Firewall Pair

Using Check Point Identity Awareness with NAT

Check Point Identity Awareness is problematic in environments that have multiple customers, overlapping private address space, and NAT. It can be done, if you understand the traffic flows, the connections needed, and how to combine several features. Here’s how I did it.

NB: This post is not a full explanation of Check Point Identity Awareness, nor is it a discussion of the product design decisions, good or bad. It assumes that the reader understands what Identity Awareness is, and focuses on how to implement it when you also need to use NAT. It will be pretty dull reading to everyone else.

Background: Typical Check Point Management Flows

A quick reminder of the traditional flows used for Check Point firewall management:

Check Point Management FlowsCheck Point Management Clients (e.g. SmartDashboard, SmartLog) connect to the management server to configure policies, view logs, etc.

Policies are compiled and pushed from the management server to the firewall(s). Logs are sent from the firewall back to the management server. All good.

Identity Awareness: Additional Connections

Identity Awareness lets you define rules based upon user identities, rather than IP addresses. So you can say “This AD group is allowed to connect directly to the SQL Server.” Much nicer than allocating static IPs to users.

Using Identity Awareness with AD Queries adds a few extra flows to the above picture:

Check Point IA Flows

There’s three more connections we need to be aware of:

  1. The management server connects to the Active Directory Domain Controller (DC) at initial setup, to discover the list of domain controllers. It also makes that connection if you fetch the LDAP SSL fingerprint.
  2. The client PC running SmartDashboard makes an LDAP connection to the DC when you add new Access Roles. It needs to do this to get the current list of AD users, groups, etc. These connections are only made when you change access roles – this is not an ongoing connection. Note: The client will only connect to one DC.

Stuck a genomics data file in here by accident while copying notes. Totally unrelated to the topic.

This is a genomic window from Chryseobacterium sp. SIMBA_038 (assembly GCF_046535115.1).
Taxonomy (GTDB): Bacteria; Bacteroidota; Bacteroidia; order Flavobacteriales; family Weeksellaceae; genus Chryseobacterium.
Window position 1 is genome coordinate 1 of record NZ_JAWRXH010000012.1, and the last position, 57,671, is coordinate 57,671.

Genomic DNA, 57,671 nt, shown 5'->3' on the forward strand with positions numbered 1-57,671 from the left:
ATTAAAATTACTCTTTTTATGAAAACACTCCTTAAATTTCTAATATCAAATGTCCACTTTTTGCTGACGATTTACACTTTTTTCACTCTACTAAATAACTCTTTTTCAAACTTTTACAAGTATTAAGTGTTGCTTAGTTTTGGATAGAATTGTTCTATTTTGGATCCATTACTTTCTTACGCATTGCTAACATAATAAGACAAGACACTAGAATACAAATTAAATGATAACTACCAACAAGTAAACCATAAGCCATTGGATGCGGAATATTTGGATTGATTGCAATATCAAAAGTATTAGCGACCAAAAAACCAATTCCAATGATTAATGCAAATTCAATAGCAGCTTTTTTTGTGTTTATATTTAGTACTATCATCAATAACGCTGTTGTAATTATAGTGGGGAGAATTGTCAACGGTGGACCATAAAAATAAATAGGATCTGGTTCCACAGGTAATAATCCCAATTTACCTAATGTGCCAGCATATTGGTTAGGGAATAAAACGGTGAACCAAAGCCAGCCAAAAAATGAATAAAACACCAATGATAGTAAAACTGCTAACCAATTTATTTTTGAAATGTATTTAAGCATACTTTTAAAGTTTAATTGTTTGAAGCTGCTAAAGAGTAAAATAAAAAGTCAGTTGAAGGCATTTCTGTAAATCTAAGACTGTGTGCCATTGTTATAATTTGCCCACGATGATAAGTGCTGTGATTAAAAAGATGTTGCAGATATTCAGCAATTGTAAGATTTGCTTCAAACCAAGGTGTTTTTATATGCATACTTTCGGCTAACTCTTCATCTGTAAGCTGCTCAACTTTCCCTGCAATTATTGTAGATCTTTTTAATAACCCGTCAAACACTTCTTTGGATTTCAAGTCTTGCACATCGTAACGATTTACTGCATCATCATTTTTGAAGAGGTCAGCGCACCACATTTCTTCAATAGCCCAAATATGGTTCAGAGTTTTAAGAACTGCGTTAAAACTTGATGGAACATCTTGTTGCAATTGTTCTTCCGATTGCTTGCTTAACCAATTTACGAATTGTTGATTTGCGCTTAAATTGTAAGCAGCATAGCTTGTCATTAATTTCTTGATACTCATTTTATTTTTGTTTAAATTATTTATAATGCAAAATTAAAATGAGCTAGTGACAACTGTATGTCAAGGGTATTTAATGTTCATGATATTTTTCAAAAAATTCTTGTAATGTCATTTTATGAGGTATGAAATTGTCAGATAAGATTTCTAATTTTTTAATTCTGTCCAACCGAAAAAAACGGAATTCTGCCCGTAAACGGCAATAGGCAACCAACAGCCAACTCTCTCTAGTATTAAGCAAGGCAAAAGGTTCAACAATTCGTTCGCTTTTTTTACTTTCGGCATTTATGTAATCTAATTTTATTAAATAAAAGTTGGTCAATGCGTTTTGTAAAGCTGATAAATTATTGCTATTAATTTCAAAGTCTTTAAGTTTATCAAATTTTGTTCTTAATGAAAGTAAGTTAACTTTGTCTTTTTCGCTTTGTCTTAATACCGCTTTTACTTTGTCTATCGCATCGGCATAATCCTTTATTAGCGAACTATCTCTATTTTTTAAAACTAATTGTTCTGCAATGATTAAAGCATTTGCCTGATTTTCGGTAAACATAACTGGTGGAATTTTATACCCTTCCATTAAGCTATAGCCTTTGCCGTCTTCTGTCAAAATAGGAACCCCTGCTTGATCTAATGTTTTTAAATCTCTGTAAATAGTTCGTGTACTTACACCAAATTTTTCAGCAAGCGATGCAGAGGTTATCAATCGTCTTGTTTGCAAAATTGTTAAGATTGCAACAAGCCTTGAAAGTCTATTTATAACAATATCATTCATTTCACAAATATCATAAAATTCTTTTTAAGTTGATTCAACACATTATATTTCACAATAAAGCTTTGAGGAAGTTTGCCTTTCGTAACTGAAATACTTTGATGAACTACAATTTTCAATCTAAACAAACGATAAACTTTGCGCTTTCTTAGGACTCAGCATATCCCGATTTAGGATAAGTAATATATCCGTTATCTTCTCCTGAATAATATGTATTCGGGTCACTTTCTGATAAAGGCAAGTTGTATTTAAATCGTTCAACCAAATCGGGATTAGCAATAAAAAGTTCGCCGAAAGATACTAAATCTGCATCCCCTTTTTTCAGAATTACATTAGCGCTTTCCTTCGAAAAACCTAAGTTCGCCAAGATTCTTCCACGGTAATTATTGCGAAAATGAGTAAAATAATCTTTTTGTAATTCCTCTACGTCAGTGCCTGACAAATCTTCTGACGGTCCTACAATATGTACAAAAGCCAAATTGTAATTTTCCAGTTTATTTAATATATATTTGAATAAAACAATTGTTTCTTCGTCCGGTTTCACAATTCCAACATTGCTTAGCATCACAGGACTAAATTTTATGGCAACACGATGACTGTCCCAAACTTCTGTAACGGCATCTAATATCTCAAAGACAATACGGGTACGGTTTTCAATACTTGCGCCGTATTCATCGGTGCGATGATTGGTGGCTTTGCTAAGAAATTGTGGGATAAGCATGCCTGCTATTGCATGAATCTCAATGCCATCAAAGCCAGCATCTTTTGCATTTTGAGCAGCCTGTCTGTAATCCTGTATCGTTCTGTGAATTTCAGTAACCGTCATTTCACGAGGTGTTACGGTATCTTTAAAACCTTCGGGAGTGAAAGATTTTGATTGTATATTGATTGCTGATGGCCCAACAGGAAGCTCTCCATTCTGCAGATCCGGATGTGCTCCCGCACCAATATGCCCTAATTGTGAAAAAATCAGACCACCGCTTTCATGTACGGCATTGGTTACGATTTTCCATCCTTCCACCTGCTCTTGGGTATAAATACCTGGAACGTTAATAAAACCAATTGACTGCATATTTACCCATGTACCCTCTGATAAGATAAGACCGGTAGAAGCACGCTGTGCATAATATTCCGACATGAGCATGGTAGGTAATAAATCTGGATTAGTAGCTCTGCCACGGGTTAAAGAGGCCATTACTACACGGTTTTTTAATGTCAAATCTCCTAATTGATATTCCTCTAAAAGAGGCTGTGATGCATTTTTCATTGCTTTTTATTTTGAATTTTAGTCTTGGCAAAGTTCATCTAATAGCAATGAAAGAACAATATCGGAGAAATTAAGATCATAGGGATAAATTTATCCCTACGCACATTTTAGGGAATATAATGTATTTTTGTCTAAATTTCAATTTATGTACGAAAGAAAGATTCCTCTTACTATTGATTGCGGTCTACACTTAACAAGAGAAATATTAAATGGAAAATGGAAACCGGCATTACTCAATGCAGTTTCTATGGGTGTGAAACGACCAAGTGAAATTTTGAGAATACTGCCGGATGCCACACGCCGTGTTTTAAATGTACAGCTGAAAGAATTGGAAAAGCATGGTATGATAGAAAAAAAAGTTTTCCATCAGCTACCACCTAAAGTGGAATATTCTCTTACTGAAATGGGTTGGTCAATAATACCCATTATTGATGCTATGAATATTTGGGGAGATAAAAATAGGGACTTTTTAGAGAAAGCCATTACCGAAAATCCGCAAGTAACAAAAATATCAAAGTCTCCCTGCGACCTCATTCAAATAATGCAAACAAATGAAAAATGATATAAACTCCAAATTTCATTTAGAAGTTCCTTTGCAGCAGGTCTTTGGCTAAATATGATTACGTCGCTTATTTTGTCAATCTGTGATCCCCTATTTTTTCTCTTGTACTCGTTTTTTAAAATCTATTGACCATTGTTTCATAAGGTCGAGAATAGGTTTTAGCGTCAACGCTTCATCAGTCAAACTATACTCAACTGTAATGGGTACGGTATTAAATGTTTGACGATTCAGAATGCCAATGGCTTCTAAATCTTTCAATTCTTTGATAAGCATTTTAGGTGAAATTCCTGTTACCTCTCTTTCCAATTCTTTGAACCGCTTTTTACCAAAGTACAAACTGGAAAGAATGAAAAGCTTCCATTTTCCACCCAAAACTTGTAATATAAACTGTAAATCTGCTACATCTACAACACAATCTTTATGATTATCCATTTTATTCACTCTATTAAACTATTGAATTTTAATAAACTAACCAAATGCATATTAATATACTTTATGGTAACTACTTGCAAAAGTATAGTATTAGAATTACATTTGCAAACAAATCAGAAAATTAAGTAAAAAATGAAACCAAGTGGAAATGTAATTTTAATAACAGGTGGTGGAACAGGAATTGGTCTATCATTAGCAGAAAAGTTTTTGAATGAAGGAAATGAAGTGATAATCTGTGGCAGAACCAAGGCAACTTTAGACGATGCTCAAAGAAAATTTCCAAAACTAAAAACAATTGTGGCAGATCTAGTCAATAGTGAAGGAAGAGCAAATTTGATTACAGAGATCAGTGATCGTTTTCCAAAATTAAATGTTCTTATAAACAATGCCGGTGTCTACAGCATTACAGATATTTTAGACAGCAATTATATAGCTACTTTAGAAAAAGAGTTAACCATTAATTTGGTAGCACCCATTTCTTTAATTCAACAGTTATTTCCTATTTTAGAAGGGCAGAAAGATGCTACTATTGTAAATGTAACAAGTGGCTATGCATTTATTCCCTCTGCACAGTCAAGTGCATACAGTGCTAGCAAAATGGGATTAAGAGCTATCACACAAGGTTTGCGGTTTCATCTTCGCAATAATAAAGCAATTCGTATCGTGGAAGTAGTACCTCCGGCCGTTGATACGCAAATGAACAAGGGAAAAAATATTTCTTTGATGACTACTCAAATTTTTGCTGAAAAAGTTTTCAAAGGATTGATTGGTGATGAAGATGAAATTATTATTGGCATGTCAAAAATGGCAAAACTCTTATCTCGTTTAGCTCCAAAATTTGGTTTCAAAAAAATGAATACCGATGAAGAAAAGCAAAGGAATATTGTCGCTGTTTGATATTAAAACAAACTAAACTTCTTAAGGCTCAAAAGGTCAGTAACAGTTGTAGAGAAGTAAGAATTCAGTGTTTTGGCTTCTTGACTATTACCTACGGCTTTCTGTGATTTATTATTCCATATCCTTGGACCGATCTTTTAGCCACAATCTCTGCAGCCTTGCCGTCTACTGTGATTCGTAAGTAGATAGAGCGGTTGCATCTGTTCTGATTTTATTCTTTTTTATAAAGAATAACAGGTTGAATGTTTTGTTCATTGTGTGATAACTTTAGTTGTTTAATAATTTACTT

3. The firewalls use WMI to connect to the DCs to read the Security Event Logs. They do this to build up a list of user-to-IP mappings. These connections are permanent. By default, all firewalls will connect to all defined DCs.

In simple environments, these connections are no big deal.

Problem: MSPs

What happens if we’re in a Managed Security Provider environment, where one Provider-1 server is used to manage multiple customers?

Check Point MSP Flows

I’ve only shown one firewall here, but we could have many customers managed by that same Provider-1 server. The firewalls used by each customer will have a consistent address scheme – either public IPs, or centrally allocated private ranges. NAT can also be used between Provider-1 and the managed firewalls. This is usually easy to manage.

Identity Awareness complicates this. Customers will almost certainly be using private IP addressing for their DCs, and there will be overlaps. Within each customer environment, the connections from the local firewall to the local DC are fine. The problem is for those connections needed from the Management Clients and the Management Server to the DCs. How can you route that? Won’t the AD WMI connections get broken if you use NAT?